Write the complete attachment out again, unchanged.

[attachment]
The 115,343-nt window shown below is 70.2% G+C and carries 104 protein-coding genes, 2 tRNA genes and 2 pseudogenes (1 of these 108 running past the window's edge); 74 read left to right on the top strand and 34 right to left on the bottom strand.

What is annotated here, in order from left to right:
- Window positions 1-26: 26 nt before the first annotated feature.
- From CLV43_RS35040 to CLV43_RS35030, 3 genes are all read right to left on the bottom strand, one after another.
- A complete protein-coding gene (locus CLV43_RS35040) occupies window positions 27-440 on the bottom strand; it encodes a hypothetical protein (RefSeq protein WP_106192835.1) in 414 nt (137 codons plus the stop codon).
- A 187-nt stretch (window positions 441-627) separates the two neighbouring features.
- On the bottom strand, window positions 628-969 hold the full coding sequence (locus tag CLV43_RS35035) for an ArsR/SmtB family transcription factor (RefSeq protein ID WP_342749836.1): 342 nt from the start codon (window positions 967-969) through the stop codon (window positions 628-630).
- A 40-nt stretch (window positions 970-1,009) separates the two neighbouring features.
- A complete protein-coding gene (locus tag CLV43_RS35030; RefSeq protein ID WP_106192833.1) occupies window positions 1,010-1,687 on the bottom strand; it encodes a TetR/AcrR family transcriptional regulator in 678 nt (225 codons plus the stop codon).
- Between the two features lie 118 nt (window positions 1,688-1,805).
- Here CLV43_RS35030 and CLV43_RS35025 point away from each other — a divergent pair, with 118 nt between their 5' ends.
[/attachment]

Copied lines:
The 115,343-nt window shown below is 70.2% G+C and carries 104 protein-coding genes, 2 tRNA genes and 2 pseudogenes (1 of these 108 running past the window's edge); 74 read left to right on the top strand and 34 right to left on the bottom strand.

What is annotated here, in order from left to right:
- Window positions 1-26: 26 nt before the first annotated feature.
- From CLV43_RS35040 to CLV43_RS35030, 3 genes are all read right to left on the bottom strand, one after another.
- A complete protein-coding gene (locus CLV43_RS35040) occupies window positions 27-440 on the bottom strand; it encodes a hypothetical protein (RefSeq protein WP_106192835.1) in 414 nt (137 codons plus the stop codon).
- A 187-nt stretch (window positions 441-627) separates the two neighbouring features.
- On the bottom strand, window positions 628-969 hold the full coding sequence (locus tag CLV43_RS35035) for an ArsR/SmtB family transcription factor (RefSeq protein ID WP_342749836.1): 342 nt from the start codon (window positions 967-969) through the stop codon (window positions 628-630).
- A 40-nt stretch (window positions 970-1,009) separates the two neighbouring features.
- A complete protein-coding gene (locus tag CLV43_RS35030; RefSeq protein ID WP_106192833.1) occupies window positions 1,010-1,687 on the bottom strand; it encodes a TetR/AcrR family transcriptional regulator in 678 nt (225 codons plus the stop codon).
- Between the two features lie 118 nt (window positions 1,688-1,805).
- Here CLV43_RS35030 and CLV43_RS35025 point away from each other — a divergent pair, with 118 nt between their 5' ends.